The Life of Boyd Coddington
Boyd Coddington was born on August 28, 1944, in Idaho, USA.
As a child, Boyd Coddington loved everything about cars and hot rods. He even got his first car when he was only 13 years old, even though he wouldn’t be legally old enough to drive for three more years. His lifelong love of cars encouraged him to go to trade school where he studied machining.
Once Boyd Coddington had finished trade school, he began working as a machinist at Disneyland to earn his main income, but what he loved to do was to work on cars in his free time. His skills in improving a car’s look was so well-known that it eventually became his main source of income.
In 1977, Boyd Coddington opened his first car shop called Hot Rods by Boyd. His shop was a hit. His style was loved in California, and many of his customers came to the shop not because they had an idea of their own for their car, but because they wanted Coddington’s unique ideas to improve their cars. In a way, it was like a person asking a tattoo artist for design instead of drawing one up themselves.
During the late 1970’s through mid-1980’s, Boyd Coddington and a fellow car enthusiast, John Buttera, worked together to create custom alloy wheels. Together, they worked to improve upon this work, which is called a billet. The look became Cottingham’s signature style, which only brought in more customers. In 1988, he had to expand his business, founding Boyd’s Wheels, Inc. Here, he made wheels in his custom style. This too helped to improve his income.
As Coddington’s fame grew, other local machinists (and those who wanted to become machinists) asked to be trained by Coddington, which he agreed to do. Because of this, Coddington’s style was adapted and changed by other machinists.
Boyd Coddington also owned the Boyd Coddington Hot Rod Shop. It was located in La Habra, California. The shop ran until June 2008 (four months after Coddington died) before closing permanently.
American Hot Rod
American Hot Rod was a reality show which starred Boyd Coddington. The television series first aired on TLC (The Learning Channel) but was later aired on the Discovery Channel. It began in 2004 and ran for five seasons before ending in 2008, around the time of Coddington’s death. The show was filmed in the Boyd Coddington Hot Rod Shop.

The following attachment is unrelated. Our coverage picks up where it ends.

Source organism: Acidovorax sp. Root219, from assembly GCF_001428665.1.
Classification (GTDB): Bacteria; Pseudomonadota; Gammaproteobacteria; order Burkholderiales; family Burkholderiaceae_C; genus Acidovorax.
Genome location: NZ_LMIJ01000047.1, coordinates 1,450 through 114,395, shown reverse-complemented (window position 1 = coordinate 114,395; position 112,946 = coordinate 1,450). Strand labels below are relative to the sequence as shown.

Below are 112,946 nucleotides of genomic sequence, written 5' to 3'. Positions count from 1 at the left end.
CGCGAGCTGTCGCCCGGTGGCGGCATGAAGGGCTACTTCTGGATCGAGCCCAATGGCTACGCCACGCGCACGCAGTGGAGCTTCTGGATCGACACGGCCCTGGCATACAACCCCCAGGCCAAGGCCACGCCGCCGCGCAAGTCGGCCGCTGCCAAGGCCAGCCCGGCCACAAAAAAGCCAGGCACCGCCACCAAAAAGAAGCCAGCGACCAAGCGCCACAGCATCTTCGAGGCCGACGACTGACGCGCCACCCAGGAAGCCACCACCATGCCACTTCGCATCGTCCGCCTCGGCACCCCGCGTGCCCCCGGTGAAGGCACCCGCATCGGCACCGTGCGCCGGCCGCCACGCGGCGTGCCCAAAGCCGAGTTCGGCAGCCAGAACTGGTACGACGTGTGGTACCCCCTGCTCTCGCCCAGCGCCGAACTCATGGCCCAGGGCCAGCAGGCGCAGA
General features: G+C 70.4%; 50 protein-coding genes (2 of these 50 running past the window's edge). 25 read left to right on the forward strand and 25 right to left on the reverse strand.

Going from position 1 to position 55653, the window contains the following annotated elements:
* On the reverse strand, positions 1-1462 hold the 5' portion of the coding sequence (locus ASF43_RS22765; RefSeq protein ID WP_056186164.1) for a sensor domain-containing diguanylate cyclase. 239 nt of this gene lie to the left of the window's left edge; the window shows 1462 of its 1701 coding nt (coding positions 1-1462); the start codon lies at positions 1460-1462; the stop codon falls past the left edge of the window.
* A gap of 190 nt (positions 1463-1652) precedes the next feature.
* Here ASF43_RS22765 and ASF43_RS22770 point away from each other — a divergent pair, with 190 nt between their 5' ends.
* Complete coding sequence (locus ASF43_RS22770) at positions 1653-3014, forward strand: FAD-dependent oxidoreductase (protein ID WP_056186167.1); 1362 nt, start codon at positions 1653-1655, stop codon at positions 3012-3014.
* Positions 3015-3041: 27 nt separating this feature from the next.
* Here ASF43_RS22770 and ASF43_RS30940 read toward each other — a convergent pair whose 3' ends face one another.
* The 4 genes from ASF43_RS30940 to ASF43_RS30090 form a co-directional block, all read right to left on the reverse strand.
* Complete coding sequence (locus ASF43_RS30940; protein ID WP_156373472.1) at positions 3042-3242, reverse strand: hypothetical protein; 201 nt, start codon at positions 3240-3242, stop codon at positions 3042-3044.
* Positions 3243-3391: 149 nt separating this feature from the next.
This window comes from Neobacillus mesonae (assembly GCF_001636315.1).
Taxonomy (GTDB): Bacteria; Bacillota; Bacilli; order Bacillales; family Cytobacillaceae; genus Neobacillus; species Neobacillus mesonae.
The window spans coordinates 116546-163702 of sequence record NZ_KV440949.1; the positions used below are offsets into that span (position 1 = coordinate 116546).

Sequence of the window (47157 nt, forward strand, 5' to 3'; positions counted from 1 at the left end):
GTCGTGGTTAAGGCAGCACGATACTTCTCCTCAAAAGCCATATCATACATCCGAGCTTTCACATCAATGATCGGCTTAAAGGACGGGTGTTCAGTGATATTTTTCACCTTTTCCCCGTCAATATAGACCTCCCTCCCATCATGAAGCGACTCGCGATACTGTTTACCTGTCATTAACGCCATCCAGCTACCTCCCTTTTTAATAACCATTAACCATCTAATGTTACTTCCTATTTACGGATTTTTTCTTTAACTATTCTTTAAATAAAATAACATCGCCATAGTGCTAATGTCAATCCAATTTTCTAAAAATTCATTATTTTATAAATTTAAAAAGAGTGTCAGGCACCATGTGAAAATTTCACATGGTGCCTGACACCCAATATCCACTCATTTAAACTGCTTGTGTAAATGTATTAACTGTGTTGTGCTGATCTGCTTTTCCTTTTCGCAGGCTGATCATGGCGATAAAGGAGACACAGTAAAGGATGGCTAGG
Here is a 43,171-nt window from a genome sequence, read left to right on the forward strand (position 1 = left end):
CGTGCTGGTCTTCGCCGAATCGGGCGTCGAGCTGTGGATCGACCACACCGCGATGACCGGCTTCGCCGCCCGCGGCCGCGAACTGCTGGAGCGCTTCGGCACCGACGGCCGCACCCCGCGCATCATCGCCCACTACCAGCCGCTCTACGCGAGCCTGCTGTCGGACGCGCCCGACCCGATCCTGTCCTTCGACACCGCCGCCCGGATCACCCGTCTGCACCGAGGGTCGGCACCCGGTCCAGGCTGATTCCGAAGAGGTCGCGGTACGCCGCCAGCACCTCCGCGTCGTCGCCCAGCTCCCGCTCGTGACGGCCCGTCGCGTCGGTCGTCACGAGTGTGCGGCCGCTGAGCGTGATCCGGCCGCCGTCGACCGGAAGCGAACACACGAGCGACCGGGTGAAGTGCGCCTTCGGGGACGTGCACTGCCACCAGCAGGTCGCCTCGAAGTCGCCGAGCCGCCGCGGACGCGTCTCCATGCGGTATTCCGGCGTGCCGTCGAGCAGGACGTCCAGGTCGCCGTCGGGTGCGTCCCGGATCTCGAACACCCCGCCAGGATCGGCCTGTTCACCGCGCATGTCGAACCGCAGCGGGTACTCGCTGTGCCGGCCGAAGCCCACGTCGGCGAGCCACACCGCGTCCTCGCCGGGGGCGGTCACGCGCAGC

The show revolved around Coddington’s business, but of course, it added some flair. Coddington’s shop was known for making cars look cooler. However, the show was able to draw in celebrity customers that had not been to the shop before, like Billy Gibbons. Each episode of the show lasted for an hour.
However, most episodes made an arch in which three or more episodes would be used to show the creation of one custom car. While on air, the show was a hit, however, those involved agreed that the show couldn’t go on without Coddington, which is why it ended.
Awards And Accomplishments
All of Coddington’s awards and accomplishments have to do with his work on hot rods. Some of his most prestigious awards are listed below.
Grand National Roadster’s Show’s America’s Most Beautiful Roadster Award
Daimler-Chrysler Design Excellence Award
Coddington is also a member of the following halls of fame.
Grand National Roadster Show Hall of Fame
Route 66 Hall of Fame
National Rod & Custom Museum Hall of Fame
Hot Rod Hall of Fame
SEMA Hall of Fame
Boyd Coddington was first married to Peggy Jeanne King in 1965. This couple had one child together. A few short years later, they were divorced. He married for a second time to Diane Marie Ragone Elkins in 1971. This couple had three children together. However, they later divorced in 1996. Boyd Coddington married Jo Andenise Clausen McGee in 2002. The marriage ended with Coddington’s death.
Body Coddington died on February 27, 2008. His death was due to surgical complications. He was 63 years old when he passed away.
His legacy goes far beyond the cars he built and the products he designed. He has been an influence on innumerable builders and designers. He also played a role in nurturing the talents of many up and coming designers and builders.